The UK Major Ports Group (“UKMPG”), the body representing the global gateway ports for 75% of the UK’s seaborne trade, today held a roundtable briefing and discussion on ports and air quality with a cross section of participants from industry, Government and NGOs. The briefing was based on the emerging findings from research, commissioned from leading air quality specialists Arup.
The research looks at data for three ports representing a range of characteristics to examine trends and key drivers in air quality in the areas around the ports, as well as activity on the ports itself. The report goes on to catalogue and evaluate a range of air quality improvement options in terms of potential impact and feasibility.
Tim Morris, Chief Executive of the UK Major Ports Group commented “Major ports can and will do more to continue their record of AQ improvement. But today’s report is clear that to make a major difference in urban areas around ports the improvement requires more than the port itself acting. All stakeholders – industry and Government at different levels – need to play their parts to deliver meaningful impact. We collectively need to find solutions that achieve the joint goals of better air quality and ensuring that the U.K. gets the best out of its global gateways.”
Key emerging findings from the research include:
- The operations of ports themselves make up a small proportion of total air quality emissions, particularly in urban locations.
- Air quality around ports – particularly in urban areas – is dominated by road traffic emissions, predominantly diesel cars and HGVs (including, but by no means solely, port related traffic). The growing share of Euro 6 standard diesel vehicles is forecast to drive notable future air quality improvements in these areas. Emissions from vessels in the ports usually have a relatively low and very localised impact.
- Effective options for ports to continue to improve their air quality performance include action to help reduce congestion in freight flows (e.g. vehicle booking systems), a range of operational improvement and engagement measures and, over time but beginning already, shifting to greater electrification of port operations. Such options can collectively improve air quality in a more cost-effective way than some more high-profile options.
- Government has a role to play too. An effective immediate action to improve air quality in port areas would be to restore and boost incentives for modal shift of freight from road transport to, particularly, rail. Government could also act to support a speedier transition to the electrification of port operations.
- Over the mid and longer terms there are important roles for Government in supporting the provision of infrastructure for much greater electricity demand at ports (e.g. shoreside power supply) and working in international fora on agreements for shipping standards.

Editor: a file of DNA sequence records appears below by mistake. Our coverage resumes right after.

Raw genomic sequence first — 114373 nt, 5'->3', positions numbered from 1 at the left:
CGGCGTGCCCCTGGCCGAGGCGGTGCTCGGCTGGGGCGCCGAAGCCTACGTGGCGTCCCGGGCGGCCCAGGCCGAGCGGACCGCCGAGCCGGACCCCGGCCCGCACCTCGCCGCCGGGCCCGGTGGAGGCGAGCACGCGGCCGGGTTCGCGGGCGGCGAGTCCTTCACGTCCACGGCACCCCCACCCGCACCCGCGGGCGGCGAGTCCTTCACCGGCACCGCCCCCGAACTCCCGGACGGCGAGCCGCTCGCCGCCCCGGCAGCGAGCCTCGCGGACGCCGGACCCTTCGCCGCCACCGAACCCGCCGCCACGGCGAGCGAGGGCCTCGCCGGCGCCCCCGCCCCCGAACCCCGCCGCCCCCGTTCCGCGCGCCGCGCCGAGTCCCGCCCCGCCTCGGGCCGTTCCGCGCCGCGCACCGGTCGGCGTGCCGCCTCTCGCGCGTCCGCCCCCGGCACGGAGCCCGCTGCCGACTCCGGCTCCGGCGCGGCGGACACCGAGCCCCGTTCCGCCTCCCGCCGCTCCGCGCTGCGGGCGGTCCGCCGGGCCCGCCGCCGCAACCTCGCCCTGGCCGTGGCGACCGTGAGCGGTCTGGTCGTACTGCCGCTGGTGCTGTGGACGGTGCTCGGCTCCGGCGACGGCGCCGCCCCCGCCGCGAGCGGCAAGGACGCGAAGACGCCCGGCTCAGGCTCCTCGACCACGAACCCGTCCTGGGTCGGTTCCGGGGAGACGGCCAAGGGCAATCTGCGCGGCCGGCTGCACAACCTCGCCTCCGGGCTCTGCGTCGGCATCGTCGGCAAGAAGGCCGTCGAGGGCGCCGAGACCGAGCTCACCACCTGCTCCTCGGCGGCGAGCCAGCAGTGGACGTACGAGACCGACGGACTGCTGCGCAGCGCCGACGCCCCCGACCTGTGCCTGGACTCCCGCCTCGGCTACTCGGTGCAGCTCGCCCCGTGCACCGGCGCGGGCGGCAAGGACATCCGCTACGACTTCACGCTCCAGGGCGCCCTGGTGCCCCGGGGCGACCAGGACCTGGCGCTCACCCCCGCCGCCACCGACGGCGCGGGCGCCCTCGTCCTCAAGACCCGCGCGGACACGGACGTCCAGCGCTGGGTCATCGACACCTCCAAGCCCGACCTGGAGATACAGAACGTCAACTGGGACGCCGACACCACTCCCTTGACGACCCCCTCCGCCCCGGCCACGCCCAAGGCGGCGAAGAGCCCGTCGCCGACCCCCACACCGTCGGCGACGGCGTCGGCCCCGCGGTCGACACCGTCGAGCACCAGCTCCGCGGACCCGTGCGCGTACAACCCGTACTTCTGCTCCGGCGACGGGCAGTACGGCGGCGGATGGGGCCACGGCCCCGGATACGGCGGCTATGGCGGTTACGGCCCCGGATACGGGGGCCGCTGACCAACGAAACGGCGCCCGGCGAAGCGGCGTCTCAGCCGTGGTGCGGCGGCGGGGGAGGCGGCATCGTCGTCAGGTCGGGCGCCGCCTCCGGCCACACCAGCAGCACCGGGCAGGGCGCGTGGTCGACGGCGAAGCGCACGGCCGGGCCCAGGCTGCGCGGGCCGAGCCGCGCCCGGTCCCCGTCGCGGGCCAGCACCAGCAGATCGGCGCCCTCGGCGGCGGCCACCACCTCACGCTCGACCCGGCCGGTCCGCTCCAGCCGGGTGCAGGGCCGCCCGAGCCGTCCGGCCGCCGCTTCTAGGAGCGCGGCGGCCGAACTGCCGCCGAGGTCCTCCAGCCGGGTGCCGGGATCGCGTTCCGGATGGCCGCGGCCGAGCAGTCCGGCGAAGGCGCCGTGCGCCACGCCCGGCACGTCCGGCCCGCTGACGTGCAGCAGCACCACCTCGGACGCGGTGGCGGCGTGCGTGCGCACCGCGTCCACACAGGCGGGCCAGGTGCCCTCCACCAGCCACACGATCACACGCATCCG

- Key to driving significant impact will be cooperation and alignment between a range of stakeholders – ports, hauliers, shippers, infrastructure providers, local authorities and central Governments.
Tim Morris continued “The UK’s major ports take environmental stewardship very seriously and support high sustainability standards. This research is a contribution to making sure that the important task of improving air quality is well grounded in fact and expert views. Some of the debate about air quality has unfortunately not been well informed. As an island nation which relies on the sea for 95% of its trade in goods, particularly as the UK approaches Brexit, its vital that the action that’s taken on air quality is both effective and maintains the UK’s ability to trade with the world.”
The Government’s draft Air Quality strategy included a potential requirement for major ports to produce robust air quality strategies. The UK’s ports have made good progress on air quality and are working hard on investments, operational practices and with supply chain partners to achieve more. The UK Major Ports Group supports the principle of air quality strategies – but to be truly effective they must also be viable, both in terms of what is achievable and the time frame to achieve it. The assessment of improvement options in the Arup research, together with the rich and growing experience of the ports themselves, forms good input for these air quality strategies. The UK Major Ports Group looks forward to working both with members and Government to establish a common understanding of good, viable practice.
The Arup research report is expected to be released in the week commencing 17th September.